Top Health IT Trends

In its latest edition of Health Tech Report, a CDW publication, the publication brings up a few of what it calls the top health IT trends to come in the next few months including EHR user satisfaction and BYOD and its risks.

The trends — though some are obvious and some are aspirational — are all worthy of taking a closer look at. Some of the trends listed, like raising the bar on meaningful use and HIEs gaining steam, have already had plenty of attention, but are likely to continue playing a huge role in healthcare and health IT.

What’s particularly interesting from the perspective of the magazine’s editors is that there seems to be a real shift from getting healthcare into IT to hot the technology is changing the business of healthcare and opening opportunities and inroads not previously explored.

For example, trend number three is about the huge amounts of data — from that found in the health record to communication and images – and how it might potentially bury data centers and keep it from being optimized and as useful as might be. Likewise, trend four is making patient health information available for people to consume more quickly. In a nod to the Blue Button effort, the magazine points out that “data holders” are being to to place the Blue Button in their patient portals to make the consumerization of data easier.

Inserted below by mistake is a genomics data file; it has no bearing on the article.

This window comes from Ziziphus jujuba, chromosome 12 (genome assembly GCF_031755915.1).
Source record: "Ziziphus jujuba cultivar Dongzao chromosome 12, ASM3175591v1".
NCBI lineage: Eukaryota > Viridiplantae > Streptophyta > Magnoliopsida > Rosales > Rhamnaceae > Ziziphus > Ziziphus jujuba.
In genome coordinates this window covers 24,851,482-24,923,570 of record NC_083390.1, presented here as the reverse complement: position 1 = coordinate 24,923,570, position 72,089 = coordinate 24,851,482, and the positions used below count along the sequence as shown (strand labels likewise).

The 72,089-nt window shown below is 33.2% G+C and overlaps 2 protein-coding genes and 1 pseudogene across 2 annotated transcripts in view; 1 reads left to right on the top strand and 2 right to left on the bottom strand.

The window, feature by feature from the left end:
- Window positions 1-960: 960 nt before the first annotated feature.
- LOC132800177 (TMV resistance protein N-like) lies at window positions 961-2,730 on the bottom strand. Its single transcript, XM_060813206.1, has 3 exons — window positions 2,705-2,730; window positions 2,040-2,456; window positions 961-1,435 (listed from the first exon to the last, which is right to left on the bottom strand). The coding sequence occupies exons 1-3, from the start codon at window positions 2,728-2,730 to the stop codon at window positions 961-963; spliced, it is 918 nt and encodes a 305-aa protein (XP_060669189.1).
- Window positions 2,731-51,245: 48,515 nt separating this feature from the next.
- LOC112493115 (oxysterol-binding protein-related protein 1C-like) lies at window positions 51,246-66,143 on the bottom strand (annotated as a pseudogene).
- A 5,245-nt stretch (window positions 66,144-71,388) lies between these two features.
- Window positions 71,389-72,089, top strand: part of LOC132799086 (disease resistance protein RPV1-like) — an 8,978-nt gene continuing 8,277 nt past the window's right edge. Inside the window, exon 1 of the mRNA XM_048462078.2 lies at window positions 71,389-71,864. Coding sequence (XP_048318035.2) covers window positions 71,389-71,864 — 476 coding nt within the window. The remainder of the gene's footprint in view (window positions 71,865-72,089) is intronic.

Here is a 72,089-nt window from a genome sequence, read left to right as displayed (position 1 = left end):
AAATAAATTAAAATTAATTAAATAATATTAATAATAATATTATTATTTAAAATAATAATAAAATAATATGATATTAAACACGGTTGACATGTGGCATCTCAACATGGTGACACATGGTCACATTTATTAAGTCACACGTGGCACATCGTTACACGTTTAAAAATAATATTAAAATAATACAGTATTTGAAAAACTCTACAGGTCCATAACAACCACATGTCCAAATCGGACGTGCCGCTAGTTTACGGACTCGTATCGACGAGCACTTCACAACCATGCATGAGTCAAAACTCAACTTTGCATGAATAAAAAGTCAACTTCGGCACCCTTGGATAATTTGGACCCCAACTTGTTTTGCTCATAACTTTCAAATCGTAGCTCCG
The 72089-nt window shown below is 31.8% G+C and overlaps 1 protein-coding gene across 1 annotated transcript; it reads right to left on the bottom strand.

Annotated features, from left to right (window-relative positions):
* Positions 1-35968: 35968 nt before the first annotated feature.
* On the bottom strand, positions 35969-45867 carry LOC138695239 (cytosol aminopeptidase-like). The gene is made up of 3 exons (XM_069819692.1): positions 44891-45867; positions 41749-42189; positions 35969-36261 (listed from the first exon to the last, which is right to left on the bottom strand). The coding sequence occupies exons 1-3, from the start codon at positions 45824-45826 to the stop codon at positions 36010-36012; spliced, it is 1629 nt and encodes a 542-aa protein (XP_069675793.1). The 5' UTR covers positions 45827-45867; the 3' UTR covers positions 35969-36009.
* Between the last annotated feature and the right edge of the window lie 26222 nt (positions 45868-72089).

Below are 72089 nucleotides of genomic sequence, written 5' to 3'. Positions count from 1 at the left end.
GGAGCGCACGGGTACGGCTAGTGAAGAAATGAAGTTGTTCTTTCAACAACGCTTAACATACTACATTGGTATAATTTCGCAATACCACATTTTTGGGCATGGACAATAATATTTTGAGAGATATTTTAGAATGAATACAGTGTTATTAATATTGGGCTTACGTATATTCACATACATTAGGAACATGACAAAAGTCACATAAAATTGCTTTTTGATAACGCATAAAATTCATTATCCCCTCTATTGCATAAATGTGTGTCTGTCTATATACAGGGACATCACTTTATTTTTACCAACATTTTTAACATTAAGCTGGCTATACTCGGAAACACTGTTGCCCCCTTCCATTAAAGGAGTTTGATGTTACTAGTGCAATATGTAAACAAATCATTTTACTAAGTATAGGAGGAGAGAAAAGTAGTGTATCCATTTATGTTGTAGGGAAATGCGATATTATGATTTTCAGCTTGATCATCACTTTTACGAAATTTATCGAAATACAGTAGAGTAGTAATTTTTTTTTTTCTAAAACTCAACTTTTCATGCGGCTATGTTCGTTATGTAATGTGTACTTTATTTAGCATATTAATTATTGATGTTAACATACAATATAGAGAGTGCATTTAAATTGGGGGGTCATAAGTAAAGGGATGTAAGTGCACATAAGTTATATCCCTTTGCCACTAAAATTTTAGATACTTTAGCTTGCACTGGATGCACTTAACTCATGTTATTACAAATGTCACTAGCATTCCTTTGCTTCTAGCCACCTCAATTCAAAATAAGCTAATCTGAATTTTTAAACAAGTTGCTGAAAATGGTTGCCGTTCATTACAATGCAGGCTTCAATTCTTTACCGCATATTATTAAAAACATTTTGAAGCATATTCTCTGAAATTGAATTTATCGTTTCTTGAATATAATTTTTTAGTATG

This movement leads to the Internet of healthcare things in which patients continue to request/demand access to their data and want to have full access to their records. Studies suggest that doing so actually engages patient in their health and leads them to becoming advocates of their care, according to CDW.

With the plethora of high-quality information presented in the piece, the trend (No. 7 on the list) that seems the most interesting to me is the continued lack of quality professionals will be available to fill the market’s employment needs. This point continues to be well discussed, but as we move from the introduction to the implementation phase and beyond, the lack of experienced professionals is going to be a worthy foe indeed. Ironically, this observation seems to mirror what’s going on in the exam room in the lack of future caregivers to pick up future need.

According to the magazine, inadequate staffing resources pose to most significant risk to implementing IT in timely manner. As more systems need to come online and need to be managed, more staff will need to be hired to manage them. From my vendor-side perspective, this is certainly the case and has been for some time and likely will be for some time more, certainly more than the next few months as CDW suggests.

For your review, here’s the list in its entirety in case you’d like to see if the points reflect your own view of things to come.

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